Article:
Around June / July I changed my diet to primarily protein and vegetables. All breads, rice, pasta etc went out the window. The only carbs I allowed myself was porridge as breakfast and that was only after my morning training session which was always fasted and usually about an hour long.

Nutrition goes hand in hand with training and as I was principally training long and mid-effort I found I didn’t need gels or energy drinks, I could just chug away at a nice steady pace.

This notion came to light from reading Barry Murray’s articles and blog based on his own on-going experiments with his body. In essence Barry advocates fat adaptation over a period of time and shows how the body is capable of being trained to burn fat in preference to glycogen thus allowing must more sustainable performance in long endurance events.

With these two, I think opposing concepts in mind, I set out to find out which suited me, my training and my events best of all. Would it be one or the other or a combination of the two?

More to follow….

Race Week -4

Its so much easier to create excuses in hindsight.

20/20 vision looking backwards means all the excuses will be well founded, beyond challenge and appropriate to the lack of action involved.

Last week was a fertile breeding ground for creative excuses but a running disaster.

I’m tired / weary / listless due to lack of sleep / sick children / hard work. (Strike out as appropriate)

Coming off the back of a ‘recovery’ week I found everything got in the way of what was planned as Peak Phase Week 1. While I did the Monday session (Hilly Run 01:10) every other target for the week became something that was either moveable or badly timed.

It had nothing to do with me missing a bit of Va-Va-Voom or not allowing enough time for the sessions to be properly completed. The sessions were badly timed.

I copped out on Wednesday and organised one of the evening trail runs (Return of the Mud) as a replacement for the scheduled easy run. These are great craic and I do like running in the woods. I find the change of foot cadence, stride length and varying ground re-invigourates me and normally helps with my road running mojo.

Thursdays interval session started out well and I’m going to insert the Phases to show how well it was going (pat on the back for me!). I started the session late and knew I would be cramped for time getting in to open up the shop, so packed in as much as I could.

Thursday interval session

The pyramid session needed completion there was a further 3-2-1 to be done with rest intervals, I just didnt allow enough time for sucessful completion. Foolishy I then thought it would be a good idea to stick the balance of the intervals onto the end of Friday’s run.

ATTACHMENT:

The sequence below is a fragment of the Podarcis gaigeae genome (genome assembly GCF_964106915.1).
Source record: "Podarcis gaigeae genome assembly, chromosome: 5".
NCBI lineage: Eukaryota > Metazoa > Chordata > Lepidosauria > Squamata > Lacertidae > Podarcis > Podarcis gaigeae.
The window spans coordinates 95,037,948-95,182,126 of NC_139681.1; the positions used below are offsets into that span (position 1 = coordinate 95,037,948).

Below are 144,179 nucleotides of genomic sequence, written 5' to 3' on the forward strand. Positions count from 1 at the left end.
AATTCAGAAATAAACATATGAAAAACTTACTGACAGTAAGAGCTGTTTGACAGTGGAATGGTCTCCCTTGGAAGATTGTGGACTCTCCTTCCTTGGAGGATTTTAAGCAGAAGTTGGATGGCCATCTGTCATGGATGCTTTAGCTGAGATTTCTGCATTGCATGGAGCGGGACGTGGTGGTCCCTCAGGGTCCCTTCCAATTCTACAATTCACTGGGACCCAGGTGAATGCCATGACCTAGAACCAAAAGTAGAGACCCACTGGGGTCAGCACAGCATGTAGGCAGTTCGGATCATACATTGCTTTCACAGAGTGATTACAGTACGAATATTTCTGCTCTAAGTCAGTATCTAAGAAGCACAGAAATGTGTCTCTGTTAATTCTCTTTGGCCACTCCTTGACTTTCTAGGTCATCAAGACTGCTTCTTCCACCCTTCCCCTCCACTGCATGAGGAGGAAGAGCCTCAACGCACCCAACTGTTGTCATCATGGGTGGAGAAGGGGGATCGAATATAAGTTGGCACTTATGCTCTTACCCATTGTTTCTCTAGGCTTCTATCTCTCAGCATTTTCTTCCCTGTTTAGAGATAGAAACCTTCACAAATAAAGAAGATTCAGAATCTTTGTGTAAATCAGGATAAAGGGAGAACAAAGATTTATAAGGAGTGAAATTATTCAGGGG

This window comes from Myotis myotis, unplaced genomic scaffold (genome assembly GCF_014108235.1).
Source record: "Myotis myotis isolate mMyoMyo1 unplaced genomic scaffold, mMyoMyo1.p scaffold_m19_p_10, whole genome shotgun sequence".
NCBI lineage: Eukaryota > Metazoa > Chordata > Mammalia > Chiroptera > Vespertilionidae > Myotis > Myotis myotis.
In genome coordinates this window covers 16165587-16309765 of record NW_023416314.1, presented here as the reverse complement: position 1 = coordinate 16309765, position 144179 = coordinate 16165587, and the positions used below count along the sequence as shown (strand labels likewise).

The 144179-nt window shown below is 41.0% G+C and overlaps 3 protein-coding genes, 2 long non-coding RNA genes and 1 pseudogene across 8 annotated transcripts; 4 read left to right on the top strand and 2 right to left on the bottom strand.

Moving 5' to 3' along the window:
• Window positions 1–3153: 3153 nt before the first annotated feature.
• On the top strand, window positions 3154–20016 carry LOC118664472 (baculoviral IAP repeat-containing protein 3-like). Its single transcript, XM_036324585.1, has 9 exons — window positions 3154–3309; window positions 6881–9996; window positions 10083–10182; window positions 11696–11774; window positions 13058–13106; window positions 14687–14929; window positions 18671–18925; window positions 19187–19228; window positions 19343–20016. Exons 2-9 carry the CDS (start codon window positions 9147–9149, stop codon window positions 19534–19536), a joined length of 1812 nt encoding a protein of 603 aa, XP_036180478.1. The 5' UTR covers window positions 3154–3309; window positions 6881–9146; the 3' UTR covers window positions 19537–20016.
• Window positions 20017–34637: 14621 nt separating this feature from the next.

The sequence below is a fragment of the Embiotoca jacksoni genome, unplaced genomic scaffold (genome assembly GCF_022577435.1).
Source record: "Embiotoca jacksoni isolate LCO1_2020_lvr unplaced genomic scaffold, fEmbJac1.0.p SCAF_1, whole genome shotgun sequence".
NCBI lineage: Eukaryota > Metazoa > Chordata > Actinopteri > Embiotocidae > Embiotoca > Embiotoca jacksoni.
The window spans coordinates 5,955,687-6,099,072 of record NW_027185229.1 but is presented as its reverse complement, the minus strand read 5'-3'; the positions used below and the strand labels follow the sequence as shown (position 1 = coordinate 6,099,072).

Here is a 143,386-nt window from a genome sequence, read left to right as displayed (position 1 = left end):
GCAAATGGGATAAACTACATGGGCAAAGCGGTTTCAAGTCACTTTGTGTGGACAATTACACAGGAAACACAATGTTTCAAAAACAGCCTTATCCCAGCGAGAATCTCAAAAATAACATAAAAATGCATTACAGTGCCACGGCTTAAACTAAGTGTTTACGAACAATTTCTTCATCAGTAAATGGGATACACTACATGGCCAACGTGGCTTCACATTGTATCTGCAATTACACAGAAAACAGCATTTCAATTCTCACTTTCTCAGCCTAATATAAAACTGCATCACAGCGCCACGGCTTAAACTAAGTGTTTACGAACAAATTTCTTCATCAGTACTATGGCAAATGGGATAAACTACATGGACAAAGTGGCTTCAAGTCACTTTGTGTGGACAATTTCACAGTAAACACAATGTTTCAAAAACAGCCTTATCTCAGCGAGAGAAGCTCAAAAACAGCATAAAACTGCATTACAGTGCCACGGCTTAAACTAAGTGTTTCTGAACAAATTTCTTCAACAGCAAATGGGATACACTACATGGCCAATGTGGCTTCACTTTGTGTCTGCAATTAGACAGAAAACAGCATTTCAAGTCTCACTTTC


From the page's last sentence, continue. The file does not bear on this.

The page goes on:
What a plank!?

In theory it may have worked. I ran the planned recovery run as expected and then stuck the balance intervals on the end so that I was on tired legs. Completely forgot about the potential for carnage during the long run on Saturday.

Like Deja Vu, the Long run was diabolical. I was lethargic (Yes, I was eating & drinking so no issue there) and running the loop back past the house, while normally mentally inspiring, it just inspired me to stop. Sure didnt I have to go into work!

The week that was in it, I banked Sunday as a family day and while considering a 10k a couple of times, I knew it would be just junk to bring my overall week distance up and make me feel better so skip that.

Next week, I promise to be good! Peak Phase 2 and an important week before heading into the taper fortnight. It’ll come good.

Weekly Totals
Duration: 05:54
Distance: 68.5km
Calories: 5226kcal
Sessions: 6

Race week -5 Recovery week

Not a good sign when I start a recovery week with a sore throat.

This was something that always seemed to happen when I started a taper or just took the foot off the gas, the body breaks down a little.

Home from work and started into some Lemsips to try and avoid the inevitable.


Planned day off from running. Day off training full stop!!


Tempo Run – 15mins easy, 30mins @ 4.45km pace, 10mins easy.
I took my usual route, out and back, felt a bit lethargic, probably down to being generally tired and a bit run down of late. Have been eating well, just broken sleep and busy in work.

Tuesday: 12.03km, 00:59:30, AHR 153bpm, MxHR 168bpm, APace 04:57/km


Recovery run easy – didn’t happen. Kids totally unsettled at night and just not getting rest. Kids seem to have an uncanny knack of falling asleep just at the point when they are aware that daddy is fully awake and precisely at the time when they know he won’t get back to sleep.


Interval Session – Run as 10mins easy effort, throw in 5x5mins at 4.20km pace with 3mins jog recovery in between and 10mins easy

This week seems to be getting to be just a ‘ticking the boxes’ kind of week. Did the session. Put in the work and did it but without the exhuberance of previous sessions.

Managed to pace it nicely too, keeping all the intervals around or under 04:20/km, so one positive to take from the week so far.

Thursday: 11.91km, 00:58:48, AHR 157bpm, MxHR 175bpm, APace 04:55/km


45min – run at easy effort.

Emmm, nope, didn’t.


2 hours – Just run easy and do not worry about pace.